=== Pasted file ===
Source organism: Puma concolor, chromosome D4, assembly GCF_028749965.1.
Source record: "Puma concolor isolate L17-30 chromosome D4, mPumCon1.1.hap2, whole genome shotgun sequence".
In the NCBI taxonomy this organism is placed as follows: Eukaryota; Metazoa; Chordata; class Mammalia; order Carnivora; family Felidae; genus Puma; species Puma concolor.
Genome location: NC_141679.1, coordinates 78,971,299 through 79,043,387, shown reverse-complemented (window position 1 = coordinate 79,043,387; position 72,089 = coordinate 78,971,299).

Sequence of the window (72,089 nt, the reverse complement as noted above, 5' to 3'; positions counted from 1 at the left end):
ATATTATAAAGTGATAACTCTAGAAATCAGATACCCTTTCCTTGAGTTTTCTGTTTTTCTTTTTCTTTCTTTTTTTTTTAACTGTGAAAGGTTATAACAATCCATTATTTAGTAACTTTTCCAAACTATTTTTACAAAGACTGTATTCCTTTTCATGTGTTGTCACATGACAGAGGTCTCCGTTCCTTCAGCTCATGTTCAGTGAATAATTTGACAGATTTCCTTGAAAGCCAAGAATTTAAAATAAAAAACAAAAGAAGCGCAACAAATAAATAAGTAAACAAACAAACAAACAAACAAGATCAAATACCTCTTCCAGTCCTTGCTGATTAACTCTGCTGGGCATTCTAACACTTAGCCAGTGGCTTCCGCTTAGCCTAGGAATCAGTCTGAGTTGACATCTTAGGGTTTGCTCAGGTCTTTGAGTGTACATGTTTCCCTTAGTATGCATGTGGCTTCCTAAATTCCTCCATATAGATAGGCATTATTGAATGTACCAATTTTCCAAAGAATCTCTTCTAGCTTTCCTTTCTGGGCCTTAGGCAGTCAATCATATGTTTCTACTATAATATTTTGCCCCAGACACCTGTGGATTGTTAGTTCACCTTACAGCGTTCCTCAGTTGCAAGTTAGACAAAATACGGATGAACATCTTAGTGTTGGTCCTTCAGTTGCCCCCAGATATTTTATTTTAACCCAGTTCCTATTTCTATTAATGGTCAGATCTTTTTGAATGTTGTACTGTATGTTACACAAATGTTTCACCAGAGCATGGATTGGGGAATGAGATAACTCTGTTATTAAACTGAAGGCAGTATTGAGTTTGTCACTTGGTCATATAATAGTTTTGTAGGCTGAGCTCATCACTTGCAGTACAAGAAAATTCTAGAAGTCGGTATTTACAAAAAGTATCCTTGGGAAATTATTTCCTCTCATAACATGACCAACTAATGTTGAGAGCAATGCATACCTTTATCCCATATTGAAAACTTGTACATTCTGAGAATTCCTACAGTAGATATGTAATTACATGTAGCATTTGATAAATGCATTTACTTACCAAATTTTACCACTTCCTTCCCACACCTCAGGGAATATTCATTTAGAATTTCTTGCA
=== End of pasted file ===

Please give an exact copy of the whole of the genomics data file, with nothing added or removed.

Source organism: Puma concolor, chromosome D4, assembly GCF_028749965.1.
Source record: "Puma concolor isolate L17-30 chromosome D4, mPumCon1.1.hap2, whole genome shotgun sequence".
In the NCBI taxonomy this organism is placed as follows: Eukaryota; Metazoa; Chordata; class Mammalia; order Carnivora; family Felidae; genus Puma; species Puma concolor.
Genome location: NC_141679.1, coordinates 78,971,299 through 79,043,387, shown reverse-complemented (window position 1 = coordinate 79,043,387; position 72,089 = coordinate 78,971,299).

Sequence of the window (72,089 nt, the reverse complement as noted above, 5' to 3'; positions counted from 1 at the left end):
ATATTATAAAGTGATAACTCTAGAAATCAGATACCCTTTCCTTGAGTTTTCTGTTTTTCTTTTTCTTTCTTTTTTTTTTAACTGTGAAAGGTTATAACAATCCATTATTTAGTAACTTTTCCAAACTATTTTTACAAAGACTGTATTCCTTTTCATGTGTTGTCACATGACAGAGGTCTCCGTTCCTTCAGCTCATGTTCAGTGAATAATTTGACAGATTTCCTTGAAAGCCAAGAATTTAAAATAAAAAACAAAAGAAGCGCAACAAATAAATAAGTAAACAAACAAACAAACAAACAAGATCAAATACCTCTTCCAGTCCTTGCTGATTAACTCTGCTGGGCATTCTAACACTTAGCCAGTGGCTTCCGCTTAGCCTAGGAATCAGTCTGAGTTGACATCTTAGGGTTTGCTCAGGTCTTTGAGTGTACATGTTTCCCTTAGTATGCATGTGGCTTCCTAAATTCCTCCATATAGATAGGCATTATTGAATGTACCAATTTTCCAAAGAATCTCTTCTAGCTTTCCTTTCTGGGCCTTAGGCAGTCAATCATATGTTTCTACTATAATATTTTGCCCCAGACACCTGTGGATTGTTAGTTCACCTTACAGCGTTCCTCAGTTGCAAGTTAGACAAAATACGGATGAACATCTTAGTGTTGGTCCTTCAGTTGCCCCCAGATATTTTATTTTAACCCAGTTCCTATTTCTATTAATGGTCAGATCTTTTTGAATGTTGTACTGTATGTTACACAAATGTTTCACCAGAGCATGGATTGGGGAATGAGATAACTCTGTTATTAAACTGAAGGCAGTATTGAGTTTGTCACTTGGTCATATAATAGTTTTGTAGGCTGAGCTCATCACTTGCAGTACAAGAAAATTCTAGAAGTCGGTATTTACAAAAAGTATCCTTGGGAAATTATTTCCTCTCATAACATGACCAACTAATGTTGAGAGCAATGCATACCTTTATCCCATATTGAAAACTTGTACATTCTGAGAATTCCTACAGTAGATATGTAATTACATGTAGCATTTGATAAATGCATTTACTTACCAAATTTTACCACTTCCTTCCCACACCTCAGGGAATATTCATTTAGAATTTCTTGCA